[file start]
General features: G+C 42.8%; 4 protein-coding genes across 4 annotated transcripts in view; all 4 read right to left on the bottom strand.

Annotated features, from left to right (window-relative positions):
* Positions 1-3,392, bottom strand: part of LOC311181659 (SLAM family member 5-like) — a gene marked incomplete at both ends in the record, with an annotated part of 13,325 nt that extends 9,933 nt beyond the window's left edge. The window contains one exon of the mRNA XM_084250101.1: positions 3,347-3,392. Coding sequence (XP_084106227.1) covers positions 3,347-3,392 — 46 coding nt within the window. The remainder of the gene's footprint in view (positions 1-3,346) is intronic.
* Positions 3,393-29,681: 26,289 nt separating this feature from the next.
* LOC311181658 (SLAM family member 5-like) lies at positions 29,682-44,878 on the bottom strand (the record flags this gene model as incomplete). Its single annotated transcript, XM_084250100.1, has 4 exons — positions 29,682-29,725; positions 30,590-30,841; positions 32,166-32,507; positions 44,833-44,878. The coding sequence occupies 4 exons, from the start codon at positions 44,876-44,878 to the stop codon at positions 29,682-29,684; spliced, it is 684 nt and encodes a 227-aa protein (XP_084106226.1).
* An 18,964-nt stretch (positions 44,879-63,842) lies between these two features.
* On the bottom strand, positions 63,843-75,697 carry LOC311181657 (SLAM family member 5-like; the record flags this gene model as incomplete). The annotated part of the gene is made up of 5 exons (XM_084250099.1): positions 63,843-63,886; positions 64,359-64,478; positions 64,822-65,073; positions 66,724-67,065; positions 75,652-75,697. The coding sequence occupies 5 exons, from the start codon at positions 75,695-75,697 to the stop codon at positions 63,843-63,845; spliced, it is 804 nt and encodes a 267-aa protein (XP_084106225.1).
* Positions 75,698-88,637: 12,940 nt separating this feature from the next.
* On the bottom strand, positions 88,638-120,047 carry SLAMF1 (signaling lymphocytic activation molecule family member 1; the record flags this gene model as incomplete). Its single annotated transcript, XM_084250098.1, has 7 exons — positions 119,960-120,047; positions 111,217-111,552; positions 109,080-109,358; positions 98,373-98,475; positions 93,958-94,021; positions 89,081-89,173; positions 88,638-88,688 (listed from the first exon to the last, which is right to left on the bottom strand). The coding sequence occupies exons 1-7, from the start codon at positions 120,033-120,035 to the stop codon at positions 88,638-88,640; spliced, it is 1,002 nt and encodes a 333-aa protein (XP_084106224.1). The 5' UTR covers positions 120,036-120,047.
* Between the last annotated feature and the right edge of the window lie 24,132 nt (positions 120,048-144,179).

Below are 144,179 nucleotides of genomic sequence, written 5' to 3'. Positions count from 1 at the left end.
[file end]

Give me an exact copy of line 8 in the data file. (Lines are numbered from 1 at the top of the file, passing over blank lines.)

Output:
* Positions 75,698-88,637: 12,940 nt separating this feature from the next.